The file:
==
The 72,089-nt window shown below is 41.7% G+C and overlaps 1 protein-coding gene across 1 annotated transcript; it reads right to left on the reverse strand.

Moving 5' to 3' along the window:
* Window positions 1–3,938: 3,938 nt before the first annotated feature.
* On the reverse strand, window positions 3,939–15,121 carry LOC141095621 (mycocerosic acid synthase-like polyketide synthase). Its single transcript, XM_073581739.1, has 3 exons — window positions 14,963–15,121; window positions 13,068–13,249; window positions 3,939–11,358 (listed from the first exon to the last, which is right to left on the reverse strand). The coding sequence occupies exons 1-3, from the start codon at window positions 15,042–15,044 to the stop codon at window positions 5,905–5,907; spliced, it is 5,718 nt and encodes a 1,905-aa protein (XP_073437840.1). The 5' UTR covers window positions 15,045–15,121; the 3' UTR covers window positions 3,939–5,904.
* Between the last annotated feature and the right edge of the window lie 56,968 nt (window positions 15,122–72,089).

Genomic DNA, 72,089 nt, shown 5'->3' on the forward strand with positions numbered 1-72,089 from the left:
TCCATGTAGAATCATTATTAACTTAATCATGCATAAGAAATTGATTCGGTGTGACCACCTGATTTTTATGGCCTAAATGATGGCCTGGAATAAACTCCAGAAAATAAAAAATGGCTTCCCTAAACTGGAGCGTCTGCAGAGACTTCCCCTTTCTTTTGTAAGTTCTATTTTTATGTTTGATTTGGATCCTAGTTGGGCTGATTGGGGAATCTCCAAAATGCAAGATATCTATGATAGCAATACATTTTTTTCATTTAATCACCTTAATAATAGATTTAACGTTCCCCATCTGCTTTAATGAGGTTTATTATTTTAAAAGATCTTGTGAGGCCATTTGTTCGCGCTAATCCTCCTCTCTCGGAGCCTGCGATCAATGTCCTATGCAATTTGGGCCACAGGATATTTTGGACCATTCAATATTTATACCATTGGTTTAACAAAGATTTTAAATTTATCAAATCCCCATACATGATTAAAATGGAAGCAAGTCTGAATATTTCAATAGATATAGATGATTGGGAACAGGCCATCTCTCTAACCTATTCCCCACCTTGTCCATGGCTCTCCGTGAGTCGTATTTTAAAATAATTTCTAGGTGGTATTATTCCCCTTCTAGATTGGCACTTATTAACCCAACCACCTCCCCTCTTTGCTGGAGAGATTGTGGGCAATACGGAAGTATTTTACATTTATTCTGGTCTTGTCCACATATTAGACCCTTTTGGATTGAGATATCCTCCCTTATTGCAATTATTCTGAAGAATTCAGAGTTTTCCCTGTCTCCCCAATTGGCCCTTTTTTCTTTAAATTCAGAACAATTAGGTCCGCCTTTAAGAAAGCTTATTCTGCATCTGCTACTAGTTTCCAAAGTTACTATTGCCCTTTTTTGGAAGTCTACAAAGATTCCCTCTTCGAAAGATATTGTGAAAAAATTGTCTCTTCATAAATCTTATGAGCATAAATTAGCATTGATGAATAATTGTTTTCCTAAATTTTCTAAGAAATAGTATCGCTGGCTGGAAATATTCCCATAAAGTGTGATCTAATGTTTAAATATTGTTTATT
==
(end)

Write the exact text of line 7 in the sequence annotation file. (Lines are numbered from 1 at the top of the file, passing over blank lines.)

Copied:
TCCATGTAGAATCATTATTAACTTAATCATGCATAAGAAATTGATTCGGTGTGACCACCTGATTTTTATGGCCTAAATGATGGCCTGGAATAAACTCCAGAAAATAAAAAATGGCTTCCCTAAACTGGAGCGTCTGCAGAGACTTCCCCTTTCTTTTGTAAGTTCTATTTTTATGTTTGATTTGGATCCTAGTTGGGCTGATTGGGGAATCTCCAAAATGCAAGATATCTATGATAGCAATACATTTTTTTCATTTAATCACCTTAATAATAGATTTAACGTTCCCCATCTGCTTTAATGAGGTTTATTATTTTAAAAGATCTTGTGAGGCCATTTGTTCGCGCTAATCCTCCTCTCTCGGAGCCTGCGATCAATGTCCTATGCAATTTGGGCCACAGGATATTTTGGACCATTCAATATTTATACCATTGGTTTAACAAAGATTTTAAATTTATCAAATCCCCATACATGATTAAAATGGAAGCAAGTCTGAATATTTCAATAGATATAGATGATTGGGAACAGGCCATCTCTCTAACCTATTCCCCACCTTGTCCATGGCTCTCCGTGAGTCGTATTTTAAAATAATTTCTAGGTGGTATTATTCCCCTTCTAGATTGGCACTTATTAACCCAACCACCTCCCCTCTTTGCTGGAGAGATTGTGGGCAATACGGAAGTATTTTACATTTATTCTGGTCTTGTCCACATATTAGACCCTTTTGGATTGAGATATCCTCCCTTATTGCAATTATTCTGAAGAATTCAGAGTTTTCCCTGTCTCCCCAATTGGCCCTTTTTTCTTTAAATTCAGAACAATTAGGTCCGCCTTTAAGAAAGCTTATTCTGCATCTGCTACTAGTTTCCAAAGTTACTATTGCCCTTTTTTGGAAGTCTACAAAGATTCCCTCTTCGAAAGATATTGTGAAAAAATTGTCTCTTCATAAATCTTATGAGCATAAATTAGCATTGATGAATAATTGTTTTCCTAAATTTTCTAAGAAATAGTATCGCTGGCTGGAAATATTCCCATAAAGTGTGATCTAATGTTTAAATATTGTTTATT